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Designing the Rules of the Game: Legislative Processes in Authoritarian Legislatures

  • Author(s): Woo, Ae sil
  • Advisor(s): Conrad, Courtenay R
  • et al.

In the first part of my dissertation, I address the tradeoff that dictators must manage between opposition inclusion and the protection of their own policy. Dictators often invite potential opposition to participate in a legislature to mitigate the threat, but this inclusion may result in the passage of unwanted legislation. Using a series of spatial models that demonstrate variation in dictatorial legislative process and attendant policy loss, I identify the dictator’s strategic legislative design – a set of legislative procedures that simultaneously increases the participation of legislative opposition and protects the dictator’s policy preference. I argue that dictators are increasingly likely to create such a legislature as threat increases and show empirically that as the collective action capacity of the opposition increases, dictators are more likely to create legislative institutions that allow them to best mitigate the threat-policy tradeoff. This paper contributes to the cooptation literature by showing how leaders reengineer institutions to manage the potential costs of opposition inclusivity.

In my second paper, I examine the effects of legislative processes on an opposition’s decision to boycott elections. Autocratic leaders strategically institute legislative rules, but less is studied about the reaction of opposition to such rules. I theorize that legislative rules affect non-regime political parties’ present and future value of holding legislative seats. Despite the increased level of presence in a decision-making process, opposition’s presence does not translate into policy changes due to legislative rules designed to favor the incumbent. In such a case, the value of holding legislative office decreases, and the opposition decide to drop out of an election, instead of investing resources for winning it. I identify legislative rules that rig the process in favor of the leader and empirically find that political parties in autocracies are more likely to engage in a boycott when such legislative rules exist.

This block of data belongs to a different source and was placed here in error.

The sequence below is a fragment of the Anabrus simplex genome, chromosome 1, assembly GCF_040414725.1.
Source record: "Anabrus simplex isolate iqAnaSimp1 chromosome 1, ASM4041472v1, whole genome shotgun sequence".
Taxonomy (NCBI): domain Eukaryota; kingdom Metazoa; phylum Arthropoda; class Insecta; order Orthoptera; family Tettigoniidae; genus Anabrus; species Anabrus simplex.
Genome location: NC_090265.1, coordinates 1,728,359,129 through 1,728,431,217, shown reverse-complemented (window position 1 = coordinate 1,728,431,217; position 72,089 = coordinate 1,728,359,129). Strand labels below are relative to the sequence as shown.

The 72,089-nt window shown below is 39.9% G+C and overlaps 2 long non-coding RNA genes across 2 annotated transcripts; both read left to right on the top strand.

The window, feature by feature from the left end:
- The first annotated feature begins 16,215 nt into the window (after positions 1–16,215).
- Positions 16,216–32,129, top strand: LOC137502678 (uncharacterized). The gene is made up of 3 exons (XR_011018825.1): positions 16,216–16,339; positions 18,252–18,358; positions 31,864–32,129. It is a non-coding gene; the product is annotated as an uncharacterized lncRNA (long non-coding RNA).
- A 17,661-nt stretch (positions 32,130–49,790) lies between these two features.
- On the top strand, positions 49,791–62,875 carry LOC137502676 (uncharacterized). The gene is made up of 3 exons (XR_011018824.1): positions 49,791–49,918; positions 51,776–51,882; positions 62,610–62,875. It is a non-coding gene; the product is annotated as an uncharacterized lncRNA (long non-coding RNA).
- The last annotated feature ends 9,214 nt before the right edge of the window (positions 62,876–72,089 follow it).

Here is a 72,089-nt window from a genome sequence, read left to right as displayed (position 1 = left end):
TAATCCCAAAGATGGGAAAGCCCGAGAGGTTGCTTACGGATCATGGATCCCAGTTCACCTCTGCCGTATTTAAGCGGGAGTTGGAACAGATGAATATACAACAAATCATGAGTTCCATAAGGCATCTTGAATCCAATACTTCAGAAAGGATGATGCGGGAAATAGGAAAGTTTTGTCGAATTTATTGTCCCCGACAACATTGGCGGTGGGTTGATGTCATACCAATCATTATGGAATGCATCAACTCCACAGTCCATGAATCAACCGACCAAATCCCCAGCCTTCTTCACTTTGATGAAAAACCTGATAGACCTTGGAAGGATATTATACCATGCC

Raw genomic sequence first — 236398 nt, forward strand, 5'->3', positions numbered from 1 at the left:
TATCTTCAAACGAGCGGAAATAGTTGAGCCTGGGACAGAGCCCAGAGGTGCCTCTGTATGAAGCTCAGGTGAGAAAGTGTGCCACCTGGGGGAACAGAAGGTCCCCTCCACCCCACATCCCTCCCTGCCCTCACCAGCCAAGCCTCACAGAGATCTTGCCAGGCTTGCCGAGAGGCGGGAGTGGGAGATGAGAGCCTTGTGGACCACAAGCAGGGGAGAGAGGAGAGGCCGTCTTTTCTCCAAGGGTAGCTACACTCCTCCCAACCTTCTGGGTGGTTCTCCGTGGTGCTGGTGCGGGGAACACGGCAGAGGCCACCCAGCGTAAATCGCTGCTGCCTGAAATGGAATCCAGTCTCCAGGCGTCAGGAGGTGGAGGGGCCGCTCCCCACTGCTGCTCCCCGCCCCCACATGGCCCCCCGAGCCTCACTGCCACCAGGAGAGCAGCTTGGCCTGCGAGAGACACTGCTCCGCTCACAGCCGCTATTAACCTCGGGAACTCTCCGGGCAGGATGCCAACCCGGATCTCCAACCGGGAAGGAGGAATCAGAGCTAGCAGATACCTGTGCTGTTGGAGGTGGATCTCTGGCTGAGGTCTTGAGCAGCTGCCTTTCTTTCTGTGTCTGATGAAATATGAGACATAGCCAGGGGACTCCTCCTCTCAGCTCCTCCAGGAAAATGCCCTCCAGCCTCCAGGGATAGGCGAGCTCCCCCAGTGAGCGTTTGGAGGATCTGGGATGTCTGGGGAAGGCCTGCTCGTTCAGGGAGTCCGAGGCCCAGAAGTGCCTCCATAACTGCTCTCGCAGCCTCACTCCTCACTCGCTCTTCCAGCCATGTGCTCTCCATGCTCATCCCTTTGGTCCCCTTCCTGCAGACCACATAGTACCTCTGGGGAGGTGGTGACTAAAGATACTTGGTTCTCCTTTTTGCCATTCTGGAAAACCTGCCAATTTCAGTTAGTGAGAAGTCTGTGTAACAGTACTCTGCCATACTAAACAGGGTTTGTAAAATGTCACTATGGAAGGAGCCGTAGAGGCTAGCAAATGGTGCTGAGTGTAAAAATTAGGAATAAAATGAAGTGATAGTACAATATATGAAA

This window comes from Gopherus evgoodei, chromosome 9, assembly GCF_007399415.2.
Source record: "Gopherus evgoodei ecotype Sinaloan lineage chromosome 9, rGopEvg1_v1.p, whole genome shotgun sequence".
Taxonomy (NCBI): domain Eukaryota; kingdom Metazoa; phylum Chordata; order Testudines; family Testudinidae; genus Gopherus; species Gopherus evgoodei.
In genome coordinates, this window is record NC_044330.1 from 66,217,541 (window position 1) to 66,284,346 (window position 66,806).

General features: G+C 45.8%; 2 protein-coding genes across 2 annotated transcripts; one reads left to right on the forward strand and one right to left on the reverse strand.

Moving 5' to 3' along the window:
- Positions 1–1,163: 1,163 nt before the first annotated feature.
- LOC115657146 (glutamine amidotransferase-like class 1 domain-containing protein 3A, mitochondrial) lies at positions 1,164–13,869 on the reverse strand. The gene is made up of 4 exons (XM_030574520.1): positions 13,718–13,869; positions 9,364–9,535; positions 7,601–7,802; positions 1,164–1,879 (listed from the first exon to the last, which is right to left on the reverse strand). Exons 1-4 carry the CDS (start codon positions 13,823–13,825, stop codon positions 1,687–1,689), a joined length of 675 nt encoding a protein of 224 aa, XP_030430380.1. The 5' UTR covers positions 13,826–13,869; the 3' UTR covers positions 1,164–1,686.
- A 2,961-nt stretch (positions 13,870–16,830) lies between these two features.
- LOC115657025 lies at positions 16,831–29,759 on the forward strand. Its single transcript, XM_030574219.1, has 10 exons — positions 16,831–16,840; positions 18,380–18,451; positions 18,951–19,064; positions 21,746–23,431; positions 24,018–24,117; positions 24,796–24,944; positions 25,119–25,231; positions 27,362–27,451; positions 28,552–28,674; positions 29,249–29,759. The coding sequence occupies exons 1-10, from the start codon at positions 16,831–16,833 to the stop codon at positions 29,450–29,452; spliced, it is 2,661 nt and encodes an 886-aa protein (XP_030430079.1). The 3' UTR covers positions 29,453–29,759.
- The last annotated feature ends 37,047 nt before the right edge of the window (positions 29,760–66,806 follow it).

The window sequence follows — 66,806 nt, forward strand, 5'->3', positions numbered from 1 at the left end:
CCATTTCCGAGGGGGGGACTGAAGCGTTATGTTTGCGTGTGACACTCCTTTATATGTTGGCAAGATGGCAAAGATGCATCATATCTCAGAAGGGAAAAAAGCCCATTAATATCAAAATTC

In the last part of my dissertation, I investigate the role of a senate as a dictator’s strategic tool to address the costs of co-opting oppositions in a political system. I argue that dictators establish a senate and design institutional rules in a way that opposition inclusion becomes insignificant in the process. In particular, I identify three legislative rules around a senate: 1) appointment rule, 2) joint voting, and 3) majority requirement. These rules of a senate aid dictators to assemble a necessary legislative majority for extending term limits despite high opposition in a lower house. Due to the associated costs of a senate, dictators who do not have other institutions, such as a military or a dominant party, invest resources to use a senate in this strategic way. Therefore, I expect the positive effect of a senate is prevalent in personalist regimes. I empirically show that dictators who establish a senate are more likely to extend term limits via a legislative process than those who do not. This positive effect is more significant in personalist regimes than non-personalist regimes. This paper contributes to our understanding of nominally democratic institutions in a personalist regime, which is becoming the most common regime type in dictatorships.

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